Re: [xsl] simple XPath question

Subject: Re: [xsl] simple XPath question
From: Wendell Piez <wapiez@xxxxxxxxxxxxxxxx>
Date: Wed, 04 Jul 2001 13:44:08 +0100

Understood. Not that they still couldn't write the books (and make whatever profit is to be made). Or that the facts suggest (since they haven't written the books) that their intentions were opposite, namely to make XSLT/XPath easy. Or that they actually succeeded. I guess I should be on record as saying (as someone who hasn't had any formal CS training) that I think they *are* fundamentally easy, astonishingly so considering what they are asked to do, and notwithstanding all the nuances and subtleties. What I like to call the "Mysteries of XSL" (things like the built-in template processing, or the implicit and automatic casting of datatypes when evaluating expressions) *can* be seen to the bottom. What an astonishing language.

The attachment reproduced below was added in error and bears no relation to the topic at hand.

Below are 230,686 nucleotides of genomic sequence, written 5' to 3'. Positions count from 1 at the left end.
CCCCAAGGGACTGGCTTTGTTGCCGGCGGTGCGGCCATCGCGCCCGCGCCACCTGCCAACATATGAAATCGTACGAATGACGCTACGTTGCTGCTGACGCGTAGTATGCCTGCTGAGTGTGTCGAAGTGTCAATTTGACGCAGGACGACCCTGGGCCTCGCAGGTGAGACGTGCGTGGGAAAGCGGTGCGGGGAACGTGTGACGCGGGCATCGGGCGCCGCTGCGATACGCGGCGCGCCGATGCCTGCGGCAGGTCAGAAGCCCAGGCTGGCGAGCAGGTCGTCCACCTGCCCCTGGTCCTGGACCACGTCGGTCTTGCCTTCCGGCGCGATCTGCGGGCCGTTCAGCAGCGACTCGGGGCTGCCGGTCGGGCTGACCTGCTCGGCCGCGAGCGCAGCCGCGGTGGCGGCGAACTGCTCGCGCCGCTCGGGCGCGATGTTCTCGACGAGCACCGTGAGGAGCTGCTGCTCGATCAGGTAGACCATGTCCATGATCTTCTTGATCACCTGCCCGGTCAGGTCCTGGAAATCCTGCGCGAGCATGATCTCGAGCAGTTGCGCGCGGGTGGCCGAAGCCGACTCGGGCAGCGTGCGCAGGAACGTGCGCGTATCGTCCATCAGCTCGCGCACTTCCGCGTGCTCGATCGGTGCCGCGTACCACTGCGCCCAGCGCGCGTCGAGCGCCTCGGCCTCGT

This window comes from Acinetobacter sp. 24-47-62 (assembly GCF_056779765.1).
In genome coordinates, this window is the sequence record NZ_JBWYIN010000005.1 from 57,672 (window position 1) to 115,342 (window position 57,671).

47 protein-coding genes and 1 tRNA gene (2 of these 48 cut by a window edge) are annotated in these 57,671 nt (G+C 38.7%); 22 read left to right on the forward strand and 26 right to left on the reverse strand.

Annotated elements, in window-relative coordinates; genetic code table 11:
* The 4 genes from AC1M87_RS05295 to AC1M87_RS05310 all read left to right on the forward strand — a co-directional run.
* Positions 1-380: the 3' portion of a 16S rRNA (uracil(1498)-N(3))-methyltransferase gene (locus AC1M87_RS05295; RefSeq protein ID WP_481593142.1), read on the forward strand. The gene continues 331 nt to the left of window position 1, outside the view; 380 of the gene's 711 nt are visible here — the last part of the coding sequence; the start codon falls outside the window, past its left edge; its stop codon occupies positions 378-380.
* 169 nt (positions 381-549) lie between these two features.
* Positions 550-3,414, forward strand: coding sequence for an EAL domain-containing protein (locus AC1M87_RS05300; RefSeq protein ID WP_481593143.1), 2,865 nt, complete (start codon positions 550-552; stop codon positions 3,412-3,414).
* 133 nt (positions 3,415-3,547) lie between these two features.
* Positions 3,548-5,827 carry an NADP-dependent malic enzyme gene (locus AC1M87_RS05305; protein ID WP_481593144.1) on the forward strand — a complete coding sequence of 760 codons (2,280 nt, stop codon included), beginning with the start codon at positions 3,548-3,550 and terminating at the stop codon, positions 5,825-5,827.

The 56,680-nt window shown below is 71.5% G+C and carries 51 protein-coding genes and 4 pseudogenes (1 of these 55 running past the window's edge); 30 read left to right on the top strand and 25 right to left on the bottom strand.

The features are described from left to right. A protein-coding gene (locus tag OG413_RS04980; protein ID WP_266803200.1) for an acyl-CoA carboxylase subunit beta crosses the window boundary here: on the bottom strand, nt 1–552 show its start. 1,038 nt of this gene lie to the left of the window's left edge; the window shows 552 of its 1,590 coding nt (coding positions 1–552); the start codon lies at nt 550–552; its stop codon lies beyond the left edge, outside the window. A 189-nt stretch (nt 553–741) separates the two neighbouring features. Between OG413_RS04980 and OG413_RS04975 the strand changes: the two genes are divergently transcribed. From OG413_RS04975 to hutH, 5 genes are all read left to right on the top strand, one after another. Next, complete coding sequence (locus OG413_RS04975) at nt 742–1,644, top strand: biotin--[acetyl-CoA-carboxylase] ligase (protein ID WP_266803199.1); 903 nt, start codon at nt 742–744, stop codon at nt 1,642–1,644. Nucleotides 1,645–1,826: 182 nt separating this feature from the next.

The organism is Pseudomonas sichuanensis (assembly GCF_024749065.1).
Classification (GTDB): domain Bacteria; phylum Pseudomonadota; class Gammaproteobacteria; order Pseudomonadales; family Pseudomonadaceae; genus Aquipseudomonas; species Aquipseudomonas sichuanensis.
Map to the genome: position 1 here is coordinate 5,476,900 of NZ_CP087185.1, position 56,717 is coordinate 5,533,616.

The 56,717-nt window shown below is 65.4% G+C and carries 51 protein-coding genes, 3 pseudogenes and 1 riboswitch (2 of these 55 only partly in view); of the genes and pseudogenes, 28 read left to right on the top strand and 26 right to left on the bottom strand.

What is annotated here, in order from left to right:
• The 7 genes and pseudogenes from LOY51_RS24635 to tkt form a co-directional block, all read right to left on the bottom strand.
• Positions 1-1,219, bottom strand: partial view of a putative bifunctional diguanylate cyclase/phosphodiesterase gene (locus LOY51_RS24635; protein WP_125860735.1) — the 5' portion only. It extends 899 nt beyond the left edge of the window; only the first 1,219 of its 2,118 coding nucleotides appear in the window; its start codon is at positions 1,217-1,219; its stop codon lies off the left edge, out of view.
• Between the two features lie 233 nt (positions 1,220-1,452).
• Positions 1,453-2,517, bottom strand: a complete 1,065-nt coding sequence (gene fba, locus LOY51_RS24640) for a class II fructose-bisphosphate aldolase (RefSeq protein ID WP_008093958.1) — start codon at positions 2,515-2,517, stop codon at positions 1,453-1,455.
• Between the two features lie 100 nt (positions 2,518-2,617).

Then there's the list. :grins.

Maybe we can entice some of them to write books anyway. :-) (But I'd like *you* to write the one on the Mysteries.)

No apologies needed. Thanks for being here, Jeni.

At 09:48 AM 7/4/01, Jeni Tennison wrote:
Hi Wendell,

>>They probably wanted to make sure that they could make some money by
>>writing books explaining it ;)
> Except how many of em did?! (Steve Muench I guess. Good book, too.
> But not about XPath!)
> Mike only becoming a "designer" *after* his book was out....

I was being flippant. The idea that the XSL WG would conspire to
tailor XSLT specifically to be hard to understand in order to make a
profit, but have their entrepreneurial foresight be stymied by Mr
Kay's dedication to the cause appealed to me :)



___&&__&_&___&_&__&&&__&_&__&__&&____&&_&___&__&_&&_____&__&__&&_____&_&&_ "Thus I make my own use of the telegraph, without consulting the directors, like the sparrows, which I perceive use it extensively for a perch." -- Thoreau

XSL-List info and archive:

Current Thread